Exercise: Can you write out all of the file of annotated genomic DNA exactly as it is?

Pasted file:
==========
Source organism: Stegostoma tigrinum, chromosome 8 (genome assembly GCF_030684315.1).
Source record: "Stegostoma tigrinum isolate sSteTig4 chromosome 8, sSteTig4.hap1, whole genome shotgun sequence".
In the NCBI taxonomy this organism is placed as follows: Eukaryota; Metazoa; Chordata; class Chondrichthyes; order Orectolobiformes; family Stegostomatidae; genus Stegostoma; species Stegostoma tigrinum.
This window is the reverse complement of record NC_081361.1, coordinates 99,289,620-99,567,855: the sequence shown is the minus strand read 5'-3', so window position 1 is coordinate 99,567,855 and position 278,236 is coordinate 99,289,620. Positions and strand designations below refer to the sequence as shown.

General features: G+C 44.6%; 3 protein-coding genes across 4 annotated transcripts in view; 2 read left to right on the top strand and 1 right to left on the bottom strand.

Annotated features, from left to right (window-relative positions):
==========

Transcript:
Source organism: Stegostoma tigrinum, chromosome 8 (genome assembly GCF_030684315.1).
Source record: "Stegostoma tigrinum isolate sSteTig4 chromosome 8, sSteTig4.hap1, whole genome shotgun sequence".
In the NCBI taxonomy this organism is placed as follows: Eukaryota; Metazoa; Chordata; class Chondrichthyes; order Orectolobiformes; family Stegostomatidae; genus Stegostoma; species Stegostoma tigrinum.
This window is the reverse complement of record NC_081361.1, coordinates 99,289,620-99,567,855: the sequence shown is the minus strand read 5'-3', so window position 1 is coordinate 99,567,855 and position 278,236 is coordinate 99,289,620. Positions and strand designations below refer to the sequence as shown.

General features: G+C 44.6%; 3 protein-coding genes across 4 annotated transcripts in view; 2 read left to right on the top strand and 1 right to left on the bottom strand.

Annotated features, from left to right (window-relative positions):